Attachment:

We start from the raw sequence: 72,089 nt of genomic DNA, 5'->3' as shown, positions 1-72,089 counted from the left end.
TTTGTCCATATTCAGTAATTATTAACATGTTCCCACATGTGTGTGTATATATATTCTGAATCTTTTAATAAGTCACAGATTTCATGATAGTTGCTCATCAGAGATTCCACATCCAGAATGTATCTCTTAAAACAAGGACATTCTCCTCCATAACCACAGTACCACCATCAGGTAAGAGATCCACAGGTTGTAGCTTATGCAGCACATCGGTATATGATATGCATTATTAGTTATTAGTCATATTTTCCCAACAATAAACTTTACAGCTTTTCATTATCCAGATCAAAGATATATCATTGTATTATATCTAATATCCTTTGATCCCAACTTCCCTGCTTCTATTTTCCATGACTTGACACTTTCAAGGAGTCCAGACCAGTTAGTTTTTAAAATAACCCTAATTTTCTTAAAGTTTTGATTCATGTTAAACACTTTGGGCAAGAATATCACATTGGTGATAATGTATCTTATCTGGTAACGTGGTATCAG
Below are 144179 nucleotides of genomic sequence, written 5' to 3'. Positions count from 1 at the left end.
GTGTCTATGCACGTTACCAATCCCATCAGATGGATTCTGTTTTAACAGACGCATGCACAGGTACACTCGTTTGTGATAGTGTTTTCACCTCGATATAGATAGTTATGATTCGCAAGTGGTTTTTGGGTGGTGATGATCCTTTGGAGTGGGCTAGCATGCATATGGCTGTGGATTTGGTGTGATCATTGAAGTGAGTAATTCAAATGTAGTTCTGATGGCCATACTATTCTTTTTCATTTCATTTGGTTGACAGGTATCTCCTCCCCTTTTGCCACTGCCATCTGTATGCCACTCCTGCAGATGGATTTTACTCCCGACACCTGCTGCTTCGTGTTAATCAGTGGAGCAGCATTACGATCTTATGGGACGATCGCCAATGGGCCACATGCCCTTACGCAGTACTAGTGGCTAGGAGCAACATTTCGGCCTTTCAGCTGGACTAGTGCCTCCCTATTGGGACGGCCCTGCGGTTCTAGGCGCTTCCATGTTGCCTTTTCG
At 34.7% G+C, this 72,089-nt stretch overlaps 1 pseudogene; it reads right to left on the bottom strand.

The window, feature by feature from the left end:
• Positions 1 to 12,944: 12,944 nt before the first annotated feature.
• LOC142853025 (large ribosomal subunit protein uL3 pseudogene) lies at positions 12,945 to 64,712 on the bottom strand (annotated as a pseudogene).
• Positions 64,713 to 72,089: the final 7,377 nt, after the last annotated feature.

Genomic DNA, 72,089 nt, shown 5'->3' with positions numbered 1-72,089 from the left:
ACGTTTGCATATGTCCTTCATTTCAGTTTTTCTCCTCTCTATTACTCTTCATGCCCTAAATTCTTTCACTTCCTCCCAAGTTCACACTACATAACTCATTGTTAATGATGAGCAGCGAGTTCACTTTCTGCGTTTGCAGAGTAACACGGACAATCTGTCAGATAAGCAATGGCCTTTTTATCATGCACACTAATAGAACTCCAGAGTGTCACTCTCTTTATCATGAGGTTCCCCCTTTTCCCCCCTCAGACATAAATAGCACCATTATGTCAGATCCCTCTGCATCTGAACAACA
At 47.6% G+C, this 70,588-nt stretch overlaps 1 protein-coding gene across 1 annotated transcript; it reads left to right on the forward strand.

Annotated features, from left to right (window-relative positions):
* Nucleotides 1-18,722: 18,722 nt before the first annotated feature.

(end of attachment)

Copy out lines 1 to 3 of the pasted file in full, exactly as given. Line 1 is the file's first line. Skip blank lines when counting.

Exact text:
We start from the raw sequence: 72,089 nt of genomic DNA, 5'->3' as shown, positions 1-72,089 counted from the left end.
TTTGTCCATATTCAGTAATTATTAACATGTTCCCACATGTGTGTGTATATATATTCTGAATCTTTTAATAAGTCACAGATTTCATGATAGTTGCTCATCAGAGATTCCACATCCAGAATGTATCTCTTAAAACAAGGACATTCTCCTCCATAACCACAGTACCACCATCAGGTAAGAGATCCACAGGTTGTAGCTTATGCAGCACATCGGTATATGATATGCATTATTAGTTATTAGTCATATTTTCCCAACAATAAACTTTACAGCTTTTCATTATCCAGATCAAAGATATATCATTGTATTATATCTAATATCCTTTGATCCCAACTTCCCTGCTTCTATTTTCCATGACTTGACACTTTCAAGGAGTCCAGACCAGTTAGTTTTTAAAATAACCCTAATTTTCTTAAAGTTTTGATTCATGTTAAACACTTTGGGCAAGAATATCACATTGGTGATAATGTATCTTATCTGGTAACGTGGTATCAG
Below are 144179 nucleotides of genomic sequence, written 5' to 3'. Positions count from 1 at the left end.